The igi-minkissi staffs sit as an audience to the painting Makossa (Nightcrawler masker of my dreams) (2019), in which a dancing masked figure with an oversized headpiece is painted with intricate patterns of fine lines in silver, gold and copper metallic inks on a black background. Makossa, part of continuing series of works by the artist, is the foundation of the show. In them, reverence, power, protection, and warning are embodied. For Akinyémi-Sankofa, these qualities relate to an unwavering connection to the Afrikan spirit realm. In the legend, Makossa carries ebo spiritual offerings—as the wife of Esu, cosmic protector and opener of roads, she brings important items through the realms of heaven and earth. The artist reminds us that women govern ancestral West African traditions and honors their presence by centering them in her work.

    Inspired by Nigerian Nsidibi traditional script and stylized Vodun vèvè symbols, an asymmetrically tiled series of black plexi-glass drawings, entitled Truths from Darkness: Asemic Writing (2019), adorn the gallery’s right wall. Upon the works in white oil marker, Akinyémi-Sankofa inscribes an asemic script that includes scared symbols from the religious practices of Yoruba, Fon, and Akan peoples. Framing these inscriptions as a “journal of catharsis,” the mirroring effect of the acrylic not only reflects the Afro-diasporic worlds Akinyémi-Sankofa works with, but due to the reflective nature of medium, places the viewer square within them.

    This reflective effect is doubled in a warped mirror along the adjacent wall, where a series of paintings entitled Ɲàma-Bébra (Nama is Malinke for occult force) (2019) hang. Made of ink, acrylic, and gel paint on clay board, the long rectangles are covered in multicolored patterns that evoke Yorba deities: Esu, Ogun, and Obtala, the three primordial forces that created the earth. The triadic energies of these figures are present in the different patterns of the quad-sided paintings; script-like cloth patterns recall the cosmic writing of the Kongo and Dogon people, while other swirling pink textures recall the female Orisha spirit, Oya. Akinyémi-Sankofa considers the panels within the exhibitions as sacred monoliths. The tri-colored textured slabs visually vibrate in the mirror as viewers approach them, signifying totemic energy whirlpooling through the exhibition.

    In addition to being a fashion designer, culture historian, and ritual specialist, Akinyémi-Sankofa is a writer, choreographer, chef, healer, photographer, sculptor, metalsmith, and textile designer. Through her pioneering creative work, co-founding   in the 1990s and RunWay Underground Fashion Production Group and Network in 2008, she has profoundly shifted the creative industry in Austin, Texas. In Aláàṣẹ, we see her honing these abilities.8 Her rigorous study of material is evident in the processes her objects  undergo. Grounded through the depth of meaning suffused in this exhibition, Akinyémi-Sankofa is a force—she is Aláàṣẹ. Her installations serve as spatial cyphers and invite us to the West Afrikan spiritual realm.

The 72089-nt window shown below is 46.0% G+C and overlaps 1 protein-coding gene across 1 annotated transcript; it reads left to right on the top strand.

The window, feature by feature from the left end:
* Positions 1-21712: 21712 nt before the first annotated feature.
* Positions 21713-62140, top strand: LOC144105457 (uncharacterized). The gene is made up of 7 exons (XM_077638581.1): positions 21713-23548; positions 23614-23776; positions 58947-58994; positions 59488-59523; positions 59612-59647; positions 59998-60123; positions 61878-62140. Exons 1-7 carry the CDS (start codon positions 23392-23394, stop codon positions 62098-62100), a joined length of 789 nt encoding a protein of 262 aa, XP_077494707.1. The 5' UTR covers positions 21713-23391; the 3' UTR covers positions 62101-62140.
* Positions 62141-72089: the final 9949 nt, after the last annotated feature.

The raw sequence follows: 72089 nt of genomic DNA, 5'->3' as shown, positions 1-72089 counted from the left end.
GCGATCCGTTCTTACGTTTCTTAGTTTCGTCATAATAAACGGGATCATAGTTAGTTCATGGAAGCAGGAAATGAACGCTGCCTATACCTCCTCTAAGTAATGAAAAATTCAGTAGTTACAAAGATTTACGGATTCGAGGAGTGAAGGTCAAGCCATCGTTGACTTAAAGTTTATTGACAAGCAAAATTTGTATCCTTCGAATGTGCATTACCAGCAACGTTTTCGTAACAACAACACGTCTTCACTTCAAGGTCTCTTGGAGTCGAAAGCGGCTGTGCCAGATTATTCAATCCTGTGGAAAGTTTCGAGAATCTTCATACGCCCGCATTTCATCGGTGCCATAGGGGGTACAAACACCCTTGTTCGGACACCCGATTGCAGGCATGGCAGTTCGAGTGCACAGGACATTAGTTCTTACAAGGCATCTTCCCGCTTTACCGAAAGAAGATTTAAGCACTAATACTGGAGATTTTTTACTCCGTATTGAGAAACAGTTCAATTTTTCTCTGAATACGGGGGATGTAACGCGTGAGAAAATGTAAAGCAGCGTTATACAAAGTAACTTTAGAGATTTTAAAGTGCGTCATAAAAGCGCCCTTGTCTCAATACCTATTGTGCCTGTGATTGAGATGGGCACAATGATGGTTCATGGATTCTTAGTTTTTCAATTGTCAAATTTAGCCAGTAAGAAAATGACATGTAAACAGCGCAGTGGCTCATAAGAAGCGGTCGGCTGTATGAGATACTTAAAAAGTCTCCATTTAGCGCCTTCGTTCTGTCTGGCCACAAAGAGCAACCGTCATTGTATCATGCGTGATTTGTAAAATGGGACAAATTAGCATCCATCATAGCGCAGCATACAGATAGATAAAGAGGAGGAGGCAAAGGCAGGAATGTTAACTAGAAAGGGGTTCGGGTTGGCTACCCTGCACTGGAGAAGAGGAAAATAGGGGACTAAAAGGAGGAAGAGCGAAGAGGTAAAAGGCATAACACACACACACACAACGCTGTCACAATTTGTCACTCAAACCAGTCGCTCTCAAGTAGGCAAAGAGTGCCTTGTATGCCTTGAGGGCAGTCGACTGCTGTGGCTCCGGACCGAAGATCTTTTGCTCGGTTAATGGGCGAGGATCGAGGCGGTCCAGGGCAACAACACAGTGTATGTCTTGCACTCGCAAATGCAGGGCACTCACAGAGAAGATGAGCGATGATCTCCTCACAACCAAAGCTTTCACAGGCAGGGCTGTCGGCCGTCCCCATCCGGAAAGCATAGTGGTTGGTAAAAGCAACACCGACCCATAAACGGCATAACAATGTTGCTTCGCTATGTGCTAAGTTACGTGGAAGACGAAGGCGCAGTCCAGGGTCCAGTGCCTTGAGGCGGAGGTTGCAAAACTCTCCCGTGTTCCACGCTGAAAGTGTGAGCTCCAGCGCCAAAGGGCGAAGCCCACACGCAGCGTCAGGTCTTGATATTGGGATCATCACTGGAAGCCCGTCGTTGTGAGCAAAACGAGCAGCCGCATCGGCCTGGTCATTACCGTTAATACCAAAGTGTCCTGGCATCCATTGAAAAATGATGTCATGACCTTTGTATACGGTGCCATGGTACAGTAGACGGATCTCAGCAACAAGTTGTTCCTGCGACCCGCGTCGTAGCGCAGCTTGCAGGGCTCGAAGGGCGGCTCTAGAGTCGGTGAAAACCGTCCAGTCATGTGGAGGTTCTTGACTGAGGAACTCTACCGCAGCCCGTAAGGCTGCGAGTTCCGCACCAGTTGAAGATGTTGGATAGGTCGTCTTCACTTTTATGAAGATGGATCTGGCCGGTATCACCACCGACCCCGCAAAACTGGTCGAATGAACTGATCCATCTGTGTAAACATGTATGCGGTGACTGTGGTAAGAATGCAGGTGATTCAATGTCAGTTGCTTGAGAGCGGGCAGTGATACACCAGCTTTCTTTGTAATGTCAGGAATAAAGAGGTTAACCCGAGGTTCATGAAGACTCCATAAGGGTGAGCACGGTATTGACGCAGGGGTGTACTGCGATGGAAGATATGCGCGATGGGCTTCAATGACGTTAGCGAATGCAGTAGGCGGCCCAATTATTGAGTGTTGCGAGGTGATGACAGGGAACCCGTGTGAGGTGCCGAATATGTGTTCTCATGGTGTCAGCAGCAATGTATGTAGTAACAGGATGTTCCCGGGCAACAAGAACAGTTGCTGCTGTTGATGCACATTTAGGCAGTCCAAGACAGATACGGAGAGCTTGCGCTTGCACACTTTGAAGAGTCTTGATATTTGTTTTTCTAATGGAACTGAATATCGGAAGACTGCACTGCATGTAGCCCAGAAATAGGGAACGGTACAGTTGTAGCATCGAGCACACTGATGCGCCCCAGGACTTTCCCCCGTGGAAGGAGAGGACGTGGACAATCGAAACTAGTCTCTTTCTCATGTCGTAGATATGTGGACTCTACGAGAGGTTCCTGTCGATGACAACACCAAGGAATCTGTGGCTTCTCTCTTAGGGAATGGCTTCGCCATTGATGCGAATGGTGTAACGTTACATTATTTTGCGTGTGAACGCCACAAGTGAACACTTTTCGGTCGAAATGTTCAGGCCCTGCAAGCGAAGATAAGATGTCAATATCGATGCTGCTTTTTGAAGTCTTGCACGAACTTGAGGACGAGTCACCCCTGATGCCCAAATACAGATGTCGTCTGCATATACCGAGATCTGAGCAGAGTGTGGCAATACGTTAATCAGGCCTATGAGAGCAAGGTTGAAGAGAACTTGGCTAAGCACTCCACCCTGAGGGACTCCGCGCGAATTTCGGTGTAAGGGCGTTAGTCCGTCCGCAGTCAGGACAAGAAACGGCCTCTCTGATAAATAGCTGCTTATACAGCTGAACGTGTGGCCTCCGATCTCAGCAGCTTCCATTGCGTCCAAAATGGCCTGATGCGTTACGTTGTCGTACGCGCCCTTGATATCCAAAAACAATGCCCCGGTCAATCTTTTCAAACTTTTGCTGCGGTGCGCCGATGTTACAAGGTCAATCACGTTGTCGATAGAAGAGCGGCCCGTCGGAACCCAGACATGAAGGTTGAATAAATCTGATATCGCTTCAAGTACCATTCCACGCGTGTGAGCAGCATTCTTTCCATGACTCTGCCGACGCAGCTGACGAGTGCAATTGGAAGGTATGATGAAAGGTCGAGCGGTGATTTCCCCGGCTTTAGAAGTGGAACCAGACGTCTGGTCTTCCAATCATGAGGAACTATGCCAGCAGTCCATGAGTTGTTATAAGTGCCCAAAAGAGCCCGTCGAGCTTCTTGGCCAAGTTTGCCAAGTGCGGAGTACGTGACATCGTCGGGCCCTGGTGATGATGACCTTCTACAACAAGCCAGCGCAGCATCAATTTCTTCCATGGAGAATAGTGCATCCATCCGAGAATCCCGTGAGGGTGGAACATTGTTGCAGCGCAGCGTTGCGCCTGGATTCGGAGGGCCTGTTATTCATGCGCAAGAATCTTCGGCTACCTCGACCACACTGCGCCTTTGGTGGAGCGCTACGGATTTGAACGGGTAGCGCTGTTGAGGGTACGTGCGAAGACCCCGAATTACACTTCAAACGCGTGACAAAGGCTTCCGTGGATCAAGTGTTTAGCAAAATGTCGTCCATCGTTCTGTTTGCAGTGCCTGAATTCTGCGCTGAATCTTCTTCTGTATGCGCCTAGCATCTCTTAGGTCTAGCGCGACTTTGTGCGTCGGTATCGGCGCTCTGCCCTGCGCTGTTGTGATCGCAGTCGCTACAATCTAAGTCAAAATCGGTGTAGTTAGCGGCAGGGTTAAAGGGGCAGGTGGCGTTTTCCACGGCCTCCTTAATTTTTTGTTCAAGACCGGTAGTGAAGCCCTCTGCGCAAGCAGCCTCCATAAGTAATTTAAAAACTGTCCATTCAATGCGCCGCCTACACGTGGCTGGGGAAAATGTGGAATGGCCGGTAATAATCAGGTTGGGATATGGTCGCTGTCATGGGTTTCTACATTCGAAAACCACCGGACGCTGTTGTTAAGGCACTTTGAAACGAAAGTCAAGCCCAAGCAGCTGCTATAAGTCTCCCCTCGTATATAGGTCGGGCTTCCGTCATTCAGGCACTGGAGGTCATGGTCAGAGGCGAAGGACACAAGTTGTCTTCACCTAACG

Aláàṣẹ: Messages from the Conjure ran until January 11, 2020,

    1. Yale University Art Gallery. “Power Figure (Nkisi Nkondi).” Power Figure (Nkisi Nkondi) | Yale University Art Gallery. Yale University. Accessed November 18, 2019. https://artgallery.yale.edu/collections/objects/84444.
    2. Harrison, Dr. Bonnie Claudia, “Aláàṣẹ: Messages from the Conjurer.” George Washington Carver Museu, 2019. Accessed November 18, 2019. http://www.austintexas.gov/carvermuseum/exhibits
    3. Akinyémi-Sankofa, Nailah I. Interview by Hiba Ali. Phone, October 31st 2019.
    4. Garvey, Marcus, and Amy Jacques. Garvey. The Philosophy and Opinions of Marcus Garvey, or, Africa for the Africans. Dover, MA, U.S.A.: Majority Press, 1986.
    5. Ricks, Johnny L. “The Resurgence of New Afrikan Identity.” HuffPost. HuffPost, March 19, 2017. https://www.huffpost.com/entry/the-resurgence-of-new-afr_b_9448640.
    6. Wilson, Kbonsura A. “Nkisi.” Encyclopedia of African Religion . SAGE Knowledge. Accessed November 18, 2019. https://sk.sagepub.com/reference/africanreligion/n284.xml.
    7. Art Institute of Chicago. “Headdress for Gelede (Igi).” The Art Institute of Chicago. Arts of Africa. Accessed November 18, 2019. https://www.artic.edu/artworks/18762/headdress-for-gelede-igi.
    8. City of Austin Economic Development. “Ɲàma Isé-Ọná.” Home. City of Austin Economic Development. Accessed November 18, 2019. http://www.austintexas.gov/page/nama-ise-ona.